It is possible to pursue philosophy with a clarificatory end in mind. Doing philosophy in this mode neither reduces to simply engaging in therapy or theorizing. This paper defends the possibility of this distinctive kind of philosophical activity and gives an account of its product—non-theoretical insights—in an attempt to show that there exists a third, ‘live’ option for understanding what philosophy has to offer. It responds to criticisms leveled at elucidatory philosophy by defenders of extreme therapeutic readings and clearly demonstrates (...)
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  • Ludwig Wittgenstein’s Tractatus Logico-Philosophicus. [REVIEW]Daniel D. Hutto - 2016 - Topoi 35 (2):617-626.
    Readers beware! This book is other than it first seems. Ludwig Wittgenstein’s latest philosophical offering is unlike anything that we have had from him to date. Its preface warns that the Tractatus is no textbook. This is an extreme understatement; really it is a deep puzzle—one that must be handled with great care. As the first lines signal there has been a radical change in the author’s characteristic style. Gone are the ingenious, probing explorations of topics undertaken in his highly (...)
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  • ‘We Can't Whistle It Either’: Legend and Reality.Cora Diamond - 2011 - European Journal of Philosophy 19 (3):335-356.
    : There is a famous quip of F.P. Ramsey's, which is my second epigraph. According to a widespread legend, the quip is a criticism of Wittgenstein's treatment in the Tractatus of what cannot be said. The remark is indeed Ramsey's, but he didn't mean what he is taken to mean in the legend. His quip, looked at in context, means something quite different. The legend is sometimes taken to provide support for a reading of the Tractatus according to which the (...)
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  • Books Received. [REVIEW][author unknown] - 2006 - International Journal of Philosophical Studies 14 (4):621-631.
    The following books have been received, and many of them are available for review. Interested reviewers please contact the reviews editor: [email protected] Ablondi, F., Gerauld de Cordemoy: Atomist,...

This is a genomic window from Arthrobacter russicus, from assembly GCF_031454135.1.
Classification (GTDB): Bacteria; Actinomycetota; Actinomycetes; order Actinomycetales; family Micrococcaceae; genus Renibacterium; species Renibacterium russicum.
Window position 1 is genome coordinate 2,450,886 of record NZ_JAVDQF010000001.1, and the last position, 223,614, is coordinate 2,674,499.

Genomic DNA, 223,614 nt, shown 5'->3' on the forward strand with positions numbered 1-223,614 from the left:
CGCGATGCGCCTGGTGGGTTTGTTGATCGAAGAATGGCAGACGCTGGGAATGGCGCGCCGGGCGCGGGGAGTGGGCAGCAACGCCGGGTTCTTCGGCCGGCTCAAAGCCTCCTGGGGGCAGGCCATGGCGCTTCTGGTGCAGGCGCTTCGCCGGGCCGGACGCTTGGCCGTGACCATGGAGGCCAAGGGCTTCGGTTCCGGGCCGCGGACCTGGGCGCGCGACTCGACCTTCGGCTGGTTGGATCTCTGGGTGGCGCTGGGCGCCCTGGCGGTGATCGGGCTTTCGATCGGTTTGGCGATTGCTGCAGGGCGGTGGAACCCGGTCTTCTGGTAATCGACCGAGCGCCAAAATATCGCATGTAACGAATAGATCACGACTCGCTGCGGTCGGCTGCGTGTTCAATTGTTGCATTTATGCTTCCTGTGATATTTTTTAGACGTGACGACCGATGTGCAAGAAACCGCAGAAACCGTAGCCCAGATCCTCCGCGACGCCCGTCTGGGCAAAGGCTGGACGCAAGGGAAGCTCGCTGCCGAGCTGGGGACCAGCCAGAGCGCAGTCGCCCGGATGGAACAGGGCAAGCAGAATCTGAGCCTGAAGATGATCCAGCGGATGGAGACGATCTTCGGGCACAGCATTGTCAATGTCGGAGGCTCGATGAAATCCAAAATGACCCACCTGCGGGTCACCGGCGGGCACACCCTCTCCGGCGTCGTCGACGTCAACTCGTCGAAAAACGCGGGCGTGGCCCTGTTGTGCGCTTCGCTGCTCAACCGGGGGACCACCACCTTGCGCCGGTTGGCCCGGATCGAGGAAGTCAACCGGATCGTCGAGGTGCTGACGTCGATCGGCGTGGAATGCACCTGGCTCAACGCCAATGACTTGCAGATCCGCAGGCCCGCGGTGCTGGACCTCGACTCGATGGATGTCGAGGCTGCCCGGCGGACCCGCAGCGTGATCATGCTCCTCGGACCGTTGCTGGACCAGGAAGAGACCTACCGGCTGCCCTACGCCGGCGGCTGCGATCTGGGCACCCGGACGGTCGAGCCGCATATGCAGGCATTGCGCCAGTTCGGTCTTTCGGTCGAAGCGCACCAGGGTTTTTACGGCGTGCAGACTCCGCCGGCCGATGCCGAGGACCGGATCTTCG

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  • The Gravity of Steering, the Grace of Gliding and the Primordiality of Presencing Place: Reflections on Truthfulness, Worlding, Seeing, Saying and Showing in Practical Reasoning and Law. [REVIEW]Oren Ben-Dor - 2013 - International Journal for the Semiotics of Law - Revue Internationale de Sémiotique Juridique 26 (2):341-390.
    This article reflects on the received view of the rupture which constitutes the beginning of a critical, ethical, political and legal opening, the understanding of which inhabits the cry of, and response to, injustice. It takes the very critique that feeds into, and is distorted by, practical reasoning, as its point of departure. Grasping this rupture as the complementary relation between deconstruction and radical alterity, would entail unreflectively accepting a certain kind of truthfulness—truthfulness as [in]correctness, manifesting in a relationship that (...)
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  • Frank Ramsey and the Realistic Spirit.Steven Methven - 2014 - London and Basingstoke: Palgrave Macmillan.
    This book attempts to explicate and expand upon Frank Ramsey's notion of the realistic spirit. In so doing, it provides a systematic reading of his work, and demonstrates the extent of Ramsey's genius as evinced by both his responses to the Tractatus Logico-Philosophicus , and the impact he had on Wittgenstein's later philosophical insights.